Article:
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Durstein diaries: Brotherly connections flying KC-135

  • Published
  • By Senior Airman David Bernal Del Agua
  • 22nd Air Refueling Wing Public Affairs

MCCONNELL AIR FORCE BASE, Kan. -- The world of the KC-135 Stratotanker can be a family affair. With a wide community stretching across the globe, the instances of related Airmen working in close proximity with other family members are higher.

One such instance are the Durstein brothers, a pilot and navigator combination who have flown on the KC-135 since 2006.

The team-up began on assignment day for Capt. Alex Durstein during undergraduate pilot training.

“I vividly remember my assignment night during undergraduate pilot training when I found out I was going to fly the KC-135,” said Alex, 351st Air Refueling Squadron resource advisor at Royal Air Force Mildenhall, England. “I listed the KC-135 as my top pick on my wish list, mainly because I knew a great deal about the mission and the flying community through my brother, and it seemed exactly what I was looking for too.”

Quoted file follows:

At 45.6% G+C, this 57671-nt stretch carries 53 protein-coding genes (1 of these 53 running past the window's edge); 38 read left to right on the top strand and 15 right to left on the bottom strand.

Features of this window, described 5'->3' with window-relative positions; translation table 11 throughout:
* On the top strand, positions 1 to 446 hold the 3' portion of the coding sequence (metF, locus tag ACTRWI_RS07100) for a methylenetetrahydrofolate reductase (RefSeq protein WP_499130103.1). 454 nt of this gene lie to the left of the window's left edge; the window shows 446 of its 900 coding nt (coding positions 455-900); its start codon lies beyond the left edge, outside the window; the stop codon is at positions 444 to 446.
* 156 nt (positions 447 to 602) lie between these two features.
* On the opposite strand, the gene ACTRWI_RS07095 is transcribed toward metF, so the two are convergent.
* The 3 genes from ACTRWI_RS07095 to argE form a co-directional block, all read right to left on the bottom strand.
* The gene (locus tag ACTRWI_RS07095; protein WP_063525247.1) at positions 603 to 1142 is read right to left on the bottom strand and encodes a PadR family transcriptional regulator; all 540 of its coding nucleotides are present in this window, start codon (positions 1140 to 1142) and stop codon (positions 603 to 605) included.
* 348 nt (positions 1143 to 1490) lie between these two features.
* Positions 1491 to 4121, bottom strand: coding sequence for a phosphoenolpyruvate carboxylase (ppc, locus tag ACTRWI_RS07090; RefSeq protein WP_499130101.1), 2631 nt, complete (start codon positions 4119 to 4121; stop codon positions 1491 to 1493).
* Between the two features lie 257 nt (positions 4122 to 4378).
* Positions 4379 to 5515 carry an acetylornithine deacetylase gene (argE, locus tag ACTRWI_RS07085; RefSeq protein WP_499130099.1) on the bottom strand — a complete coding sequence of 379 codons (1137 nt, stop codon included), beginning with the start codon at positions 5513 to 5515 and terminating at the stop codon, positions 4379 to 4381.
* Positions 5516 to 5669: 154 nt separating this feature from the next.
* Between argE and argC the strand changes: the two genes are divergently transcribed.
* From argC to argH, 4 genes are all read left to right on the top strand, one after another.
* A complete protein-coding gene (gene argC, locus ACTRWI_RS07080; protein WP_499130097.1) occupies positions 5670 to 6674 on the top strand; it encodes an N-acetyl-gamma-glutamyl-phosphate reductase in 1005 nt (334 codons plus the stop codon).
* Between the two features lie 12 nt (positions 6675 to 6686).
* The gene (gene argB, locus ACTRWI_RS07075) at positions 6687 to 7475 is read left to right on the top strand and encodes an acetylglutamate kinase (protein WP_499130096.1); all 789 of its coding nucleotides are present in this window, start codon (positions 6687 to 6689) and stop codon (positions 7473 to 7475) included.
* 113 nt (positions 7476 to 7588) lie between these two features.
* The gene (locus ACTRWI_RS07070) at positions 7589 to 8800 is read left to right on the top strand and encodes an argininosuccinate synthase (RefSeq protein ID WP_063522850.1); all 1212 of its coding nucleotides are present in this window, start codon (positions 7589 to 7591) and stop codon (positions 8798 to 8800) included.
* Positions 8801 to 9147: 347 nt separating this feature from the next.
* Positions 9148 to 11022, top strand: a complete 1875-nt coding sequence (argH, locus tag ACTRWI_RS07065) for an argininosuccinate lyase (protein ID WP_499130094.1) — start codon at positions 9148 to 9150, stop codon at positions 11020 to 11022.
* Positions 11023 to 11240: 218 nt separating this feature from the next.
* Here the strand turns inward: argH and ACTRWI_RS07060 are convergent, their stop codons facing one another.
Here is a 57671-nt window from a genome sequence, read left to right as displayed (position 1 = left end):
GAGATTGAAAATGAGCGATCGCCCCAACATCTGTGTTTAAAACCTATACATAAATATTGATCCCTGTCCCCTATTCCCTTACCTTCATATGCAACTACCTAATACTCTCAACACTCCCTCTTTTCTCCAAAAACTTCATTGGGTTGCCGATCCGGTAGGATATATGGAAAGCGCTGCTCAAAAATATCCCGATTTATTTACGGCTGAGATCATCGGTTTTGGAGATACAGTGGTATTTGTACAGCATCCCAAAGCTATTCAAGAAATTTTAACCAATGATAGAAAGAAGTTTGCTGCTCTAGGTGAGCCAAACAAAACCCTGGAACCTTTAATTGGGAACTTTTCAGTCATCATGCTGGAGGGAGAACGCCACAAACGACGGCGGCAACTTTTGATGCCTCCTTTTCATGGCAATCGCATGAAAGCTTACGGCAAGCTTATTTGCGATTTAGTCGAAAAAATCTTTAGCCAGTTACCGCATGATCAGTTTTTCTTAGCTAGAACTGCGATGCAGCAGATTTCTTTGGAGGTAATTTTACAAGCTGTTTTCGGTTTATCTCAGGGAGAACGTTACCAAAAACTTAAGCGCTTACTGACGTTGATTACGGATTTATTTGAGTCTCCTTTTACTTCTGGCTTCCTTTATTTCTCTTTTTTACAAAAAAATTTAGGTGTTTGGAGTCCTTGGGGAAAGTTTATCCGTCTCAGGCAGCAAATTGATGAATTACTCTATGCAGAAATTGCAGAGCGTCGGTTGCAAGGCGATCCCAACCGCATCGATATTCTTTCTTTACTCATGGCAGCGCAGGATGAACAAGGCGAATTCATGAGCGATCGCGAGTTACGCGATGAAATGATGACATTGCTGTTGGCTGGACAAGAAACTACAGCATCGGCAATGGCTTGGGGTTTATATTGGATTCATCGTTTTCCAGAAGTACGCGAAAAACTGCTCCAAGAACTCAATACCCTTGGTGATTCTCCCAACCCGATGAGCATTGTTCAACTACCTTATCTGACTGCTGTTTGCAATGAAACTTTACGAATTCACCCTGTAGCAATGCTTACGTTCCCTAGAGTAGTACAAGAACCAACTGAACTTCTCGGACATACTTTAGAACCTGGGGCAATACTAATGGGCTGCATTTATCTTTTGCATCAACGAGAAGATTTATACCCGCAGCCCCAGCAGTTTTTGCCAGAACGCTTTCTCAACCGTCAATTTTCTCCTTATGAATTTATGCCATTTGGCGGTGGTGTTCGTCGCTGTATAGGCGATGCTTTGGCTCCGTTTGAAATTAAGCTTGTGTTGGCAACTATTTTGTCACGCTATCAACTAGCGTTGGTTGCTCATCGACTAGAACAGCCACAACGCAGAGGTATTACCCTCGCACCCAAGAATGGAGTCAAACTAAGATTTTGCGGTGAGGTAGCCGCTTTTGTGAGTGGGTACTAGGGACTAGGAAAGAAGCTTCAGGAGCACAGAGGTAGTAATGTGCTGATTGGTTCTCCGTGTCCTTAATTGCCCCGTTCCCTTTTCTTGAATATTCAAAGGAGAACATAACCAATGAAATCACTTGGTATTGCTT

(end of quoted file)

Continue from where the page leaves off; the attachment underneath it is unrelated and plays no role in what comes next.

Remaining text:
Alex’s choice put him in on the path to work in close proximity with his older brother, Maj. Dick Durstein, who was stationed at McConnell Air Force Base, Kansas, at the time.

“When they were about to announce what aircraft and which base he would be assigned to, I was nervous that he would be assigned the tanker,” said Dick, 344th ARS assistant director of operations. “But when assignment was announced that he would be flying my tanker at my McConnell, I was ecstatic. Any nervousness I had was instantly relieved by the realization that I knew he would excel.”

By the time Alex arrived, Dick was a couple months out from a permanent change of station.

“A lot of things have changed during this time period,” said Dick. “Because of Alex, even when I was stationed in Florida I still felt attached to McConnell.”

Dick eventually PCS’ed back to McConnell and joined Alex at the 344th ARS. While they weren’t allowed to fly together because of an Air Force Instruction, they worked together scheduling missions and ensuring their Airmen were ready to fly.

“Over the past couple of months before I PCS’ed to Mildenhall, my brother and I got to share another overlap,” said Alex. “My last duty was chief of mobility, and my brother was an assistant director of operations. He helped determine the crews for certain deployments, temporary duties, exercises and inspections. I made sure they had all the necessary training and equipment to perform those missions.”

Alex and Dick Durstein may not be working together at the same squadron anymore, but they still share the common link of flying the KC-135.

“Every day I spend flying or supporting the KC-135 mission I consider a great day,” said Alex. “Looking back at the entirety of the last 10 years, I think it’s awesome the amount of change we've seen and impact we've both been a part of while stationed at McConnell.”